Crafty Prayer Mats

Every Muslim knows the importance of prayer.  The reward for increased prayer during Ramadan draws in the adults without problem.  But what about the kids?  I wanted my girls to really get excited about adding prayers with me, instead of hearing “we’re going to pray again?!”

Inspired by a craft a friend had created and posted last year during Ramadan,  I decided to create little decorative prayer mats with my daughters.  I didn’t intend for the girls to use them to pray on.  Rather it was just a little wall hanging to remind them that increased prayer will be a part of our daily schedule during Ramadan (and beyond?).

While we were crafting away, I asked the girls what they would pray to Allah about.  What would they ask or thank Him for?  Jenin’s immediate answer was for an “upstairs”.  Home girl has an obsession with two-story houses. {Pray hard, little one.  Pray hard.}  Maysoon’s response focused on her two favorite things in life: her Baba and books.

Supplies:

  • Foam half sheets (or heavy card stock or cardboard)
  • yarn
  • hole punch
  • stickers, sequins, markers (whatever you decide to decorate with)

Directions:

1.  Hole punch 9-10 holes at the bottom of the foam sheet.  This is where you will attach the yarn “tassels”.  Hole punch two holes at the top about an inch in from the sides.  This will be where you attach the yarn or ribbon to hang your prayer mat.

2.  Allow your child to decorate the mat any way they desire.

3. Cut 9-10  6-7 inch yarn strips for your rug’s tassels.  This can be done quickly by wrapping the yarn around a sheet of  6-7 inch wide cardboard or card stock. Loop the ribbon as shown in the pictures.  Alternatively, tie the yarn on.

4. Cut a piece of yarn or ribbon double the width of the foam sheet.  Tie to the top of the mat.  Hang where desired.

 

Crafting in dress up clothes is optional, but encouraged.

This is a great project to do with a group of children.  The supplies are simple and the mess factor is low.  Try offering this craft at a family iftar dinner or during a Eid party.  I offered this project at our school’s Eid party last year. It was a hit among the kids.  Loved seeing all the unique designs.

How do you encourage your child to establish a love of prayer?

 

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8 Responses to Crafty Prayer Mats

  1. sura says:

    I love this idea!!!! you are so craft..mashAllah :)
    i might try this next year when my son is old enough to craft :)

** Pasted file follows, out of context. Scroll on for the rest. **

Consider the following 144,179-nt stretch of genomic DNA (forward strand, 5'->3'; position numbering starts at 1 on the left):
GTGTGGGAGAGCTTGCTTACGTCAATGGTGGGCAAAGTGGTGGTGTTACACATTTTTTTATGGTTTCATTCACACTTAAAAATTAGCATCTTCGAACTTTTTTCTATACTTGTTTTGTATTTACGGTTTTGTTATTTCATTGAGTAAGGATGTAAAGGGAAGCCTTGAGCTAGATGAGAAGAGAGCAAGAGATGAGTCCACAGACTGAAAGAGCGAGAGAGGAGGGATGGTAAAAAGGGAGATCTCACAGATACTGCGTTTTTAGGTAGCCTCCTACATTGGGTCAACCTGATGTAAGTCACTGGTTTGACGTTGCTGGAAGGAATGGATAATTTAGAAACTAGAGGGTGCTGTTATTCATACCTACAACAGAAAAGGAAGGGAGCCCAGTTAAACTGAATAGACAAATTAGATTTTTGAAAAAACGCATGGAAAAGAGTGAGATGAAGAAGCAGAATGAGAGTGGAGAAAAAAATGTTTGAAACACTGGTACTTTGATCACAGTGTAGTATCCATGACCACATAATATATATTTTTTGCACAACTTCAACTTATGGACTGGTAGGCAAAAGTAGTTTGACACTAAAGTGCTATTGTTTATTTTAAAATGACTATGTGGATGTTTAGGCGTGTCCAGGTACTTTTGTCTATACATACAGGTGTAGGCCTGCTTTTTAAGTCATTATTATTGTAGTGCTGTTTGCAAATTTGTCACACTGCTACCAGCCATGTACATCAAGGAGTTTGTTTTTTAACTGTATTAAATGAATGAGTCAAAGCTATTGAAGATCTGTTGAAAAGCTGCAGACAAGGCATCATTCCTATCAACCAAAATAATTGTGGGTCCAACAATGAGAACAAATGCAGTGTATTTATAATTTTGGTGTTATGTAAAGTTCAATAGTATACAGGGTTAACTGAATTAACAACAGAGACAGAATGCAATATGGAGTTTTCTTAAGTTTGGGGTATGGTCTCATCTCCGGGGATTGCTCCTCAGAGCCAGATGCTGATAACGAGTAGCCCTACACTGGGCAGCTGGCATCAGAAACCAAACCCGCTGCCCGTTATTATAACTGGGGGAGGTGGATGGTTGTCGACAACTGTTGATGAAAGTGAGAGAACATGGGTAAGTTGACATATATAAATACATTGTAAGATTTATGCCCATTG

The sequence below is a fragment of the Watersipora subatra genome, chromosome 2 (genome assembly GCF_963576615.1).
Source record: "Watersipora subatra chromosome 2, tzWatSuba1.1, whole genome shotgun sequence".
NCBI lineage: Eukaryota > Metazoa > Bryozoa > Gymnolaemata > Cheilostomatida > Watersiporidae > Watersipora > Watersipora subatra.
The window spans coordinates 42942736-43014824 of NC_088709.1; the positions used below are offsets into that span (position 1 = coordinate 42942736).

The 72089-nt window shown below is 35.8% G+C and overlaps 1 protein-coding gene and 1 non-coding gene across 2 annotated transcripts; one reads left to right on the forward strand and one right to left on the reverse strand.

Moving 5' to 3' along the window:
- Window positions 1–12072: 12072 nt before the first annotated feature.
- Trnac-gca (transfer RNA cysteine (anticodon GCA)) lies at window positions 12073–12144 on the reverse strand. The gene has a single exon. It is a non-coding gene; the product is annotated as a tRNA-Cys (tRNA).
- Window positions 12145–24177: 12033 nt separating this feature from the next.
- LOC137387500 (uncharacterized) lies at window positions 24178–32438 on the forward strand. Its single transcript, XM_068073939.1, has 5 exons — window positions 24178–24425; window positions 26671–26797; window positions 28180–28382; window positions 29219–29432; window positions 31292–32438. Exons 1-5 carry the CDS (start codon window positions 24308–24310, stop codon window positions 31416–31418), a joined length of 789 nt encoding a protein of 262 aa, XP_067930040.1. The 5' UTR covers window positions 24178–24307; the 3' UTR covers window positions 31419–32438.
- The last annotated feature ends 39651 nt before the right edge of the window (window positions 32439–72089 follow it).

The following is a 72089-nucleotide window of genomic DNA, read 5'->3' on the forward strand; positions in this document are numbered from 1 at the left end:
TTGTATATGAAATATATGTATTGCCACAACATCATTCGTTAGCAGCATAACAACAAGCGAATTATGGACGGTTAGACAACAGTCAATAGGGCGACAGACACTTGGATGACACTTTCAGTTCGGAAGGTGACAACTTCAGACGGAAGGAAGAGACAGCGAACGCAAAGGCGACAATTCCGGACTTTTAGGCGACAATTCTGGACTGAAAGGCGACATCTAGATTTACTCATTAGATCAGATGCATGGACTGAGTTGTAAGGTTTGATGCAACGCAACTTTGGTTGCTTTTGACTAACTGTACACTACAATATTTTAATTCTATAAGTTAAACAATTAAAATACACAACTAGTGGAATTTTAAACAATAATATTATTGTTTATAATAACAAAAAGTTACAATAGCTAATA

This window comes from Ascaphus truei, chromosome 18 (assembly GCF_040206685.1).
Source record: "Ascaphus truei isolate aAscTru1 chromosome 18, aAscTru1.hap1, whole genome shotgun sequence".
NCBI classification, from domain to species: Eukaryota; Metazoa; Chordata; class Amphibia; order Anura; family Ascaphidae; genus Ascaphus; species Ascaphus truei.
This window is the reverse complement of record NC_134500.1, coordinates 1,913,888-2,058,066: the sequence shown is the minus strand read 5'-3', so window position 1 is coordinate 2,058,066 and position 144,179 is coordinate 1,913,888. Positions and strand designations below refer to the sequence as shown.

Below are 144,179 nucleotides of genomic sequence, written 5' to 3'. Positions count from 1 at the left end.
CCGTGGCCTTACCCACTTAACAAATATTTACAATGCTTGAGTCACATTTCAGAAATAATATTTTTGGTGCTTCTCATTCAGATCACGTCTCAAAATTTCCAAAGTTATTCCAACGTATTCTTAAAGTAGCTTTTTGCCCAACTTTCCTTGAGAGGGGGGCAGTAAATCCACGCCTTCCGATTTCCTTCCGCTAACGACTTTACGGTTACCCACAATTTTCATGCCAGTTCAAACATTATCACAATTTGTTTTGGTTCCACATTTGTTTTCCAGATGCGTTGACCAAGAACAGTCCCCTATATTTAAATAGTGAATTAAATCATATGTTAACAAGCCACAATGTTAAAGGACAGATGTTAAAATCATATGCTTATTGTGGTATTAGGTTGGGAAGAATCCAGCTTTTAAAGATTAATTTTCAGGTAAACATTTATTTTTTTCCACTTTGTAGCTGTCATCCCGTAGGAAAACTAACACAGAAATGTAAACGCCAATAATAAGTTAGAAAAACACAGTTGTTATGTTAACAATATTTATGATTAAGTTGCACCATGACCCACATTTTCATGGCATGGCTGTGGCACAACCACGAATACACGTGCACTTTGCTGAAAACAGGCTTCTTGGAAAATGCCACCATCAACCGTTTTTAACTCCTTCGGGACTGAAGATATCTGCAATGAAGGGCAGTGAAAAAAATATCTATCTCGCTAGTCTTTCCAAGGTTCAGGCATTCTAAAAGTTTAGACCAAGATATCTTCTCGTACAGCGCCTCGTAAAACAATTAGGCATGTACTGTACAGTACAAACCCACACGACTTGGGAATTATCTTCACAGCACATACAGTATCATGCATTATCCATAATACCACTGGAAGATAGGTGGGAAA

2. Humaira says:

    Seriously, I’m coming over to get lessons on how to engage with your children when I inshallah have my own. What a fantastic idea and so age appropriate! What I’m learning from you is if you make the boring stuff more fun and engaging then kids will engage more with the stuff we think they should know, in a gentle and kind manner.

    • Amnah says:

      Awww thanks. I’m really just trying to learn as I go. I know what worked with me and what didn’t, as I was growing up. We have to put ourselves in your children’s shoes. Lecturing them at this age isn’t going to cut it. I’m trying to do my best. Only time will tell if my efforts will pay off.

  3. Alejandra says:

    Hmm…don’t know if my two-year old would get this, but it’s worth a shot.

  4. W.B.Abdullah says:

    MashAllah, I am so in love with this idea; it’s so important to make Ramadan fun for the kiddos, and since mine is just now beginning to understand some concepts about Ramadan (she’s 3), I want to make sure it’s enjoyable! I think we will have to try this craft tomorrow inshAllah! And I’m really “digging” your blog sis. No, literally, I’m digging in it and pinning previous posts that I really “dig”. I’m just trying to figure out how to subscribe now so all this goodness can refresh my inbox each day inshAllah…I’m not so good with RSS feeds–>mommy brain! :S I’m so happy you visited my blog because I would have never found you, kindred spirit!

    • Amnah says:

      Alhamdulilah I’m glad you like the project. Like I said I was inspired by a friends version of the project. It also makes me pretty excited that you are enjoying the rest of my blog and posts.

      I owe you a reply to your email!! As you can see, I’m not very prompt in responses. Sorry!

      As for subscribing, I believe you have to hit the rss button up top. It’s by the social media buttons. I’m working on making that simpler.

  5. Saman says:

    Awesome idea, what do you do with all the crafts after your done with them? Pitch them? Or save them?
    Thanks!

    • Amnah says:

      Thank you! It depends on the craft whether it stays or goes. I give my girls free reign over their finished crafts. They typically play with whatever they create or put it up for display around the house. Whatever they tire of or gets destroyed through play gets recycled.

  6. Karima says:

    I so love this idea – I am definitely pinning this one as a future craft! Great idea and they look fab!

  7. Nansi says:

    Loooove this idea, can’t wait to do that with my son next year, please continue to share your fun Eid and Ramadan decoration ideas, I’m desperate for them living in Canada, I really want to make Eid and Ramadan fun for my kids and I’m just not the kind of person that’s able to come up with ideas alone. Thank you so much! What’s in the basket next to the kids in one of the pictures? Looks like wrapped up treats :)

    • Amnah says:

      Alhamdulilah I’m glad that you’re enjoying the posts so much. A great, great source of inspiration is Pinterest. You will find many ideas that you can tweak to make Ramadan or Eid friendly.

      The little bags are Ramadan goodie bags (similar to my Eid treat bags) that I created for the kids in a summer program Jenin was enrolled in.

  8. Pingback: On the first days of Dhul Hijjah, my true love gave to me… – Good AfterNoora

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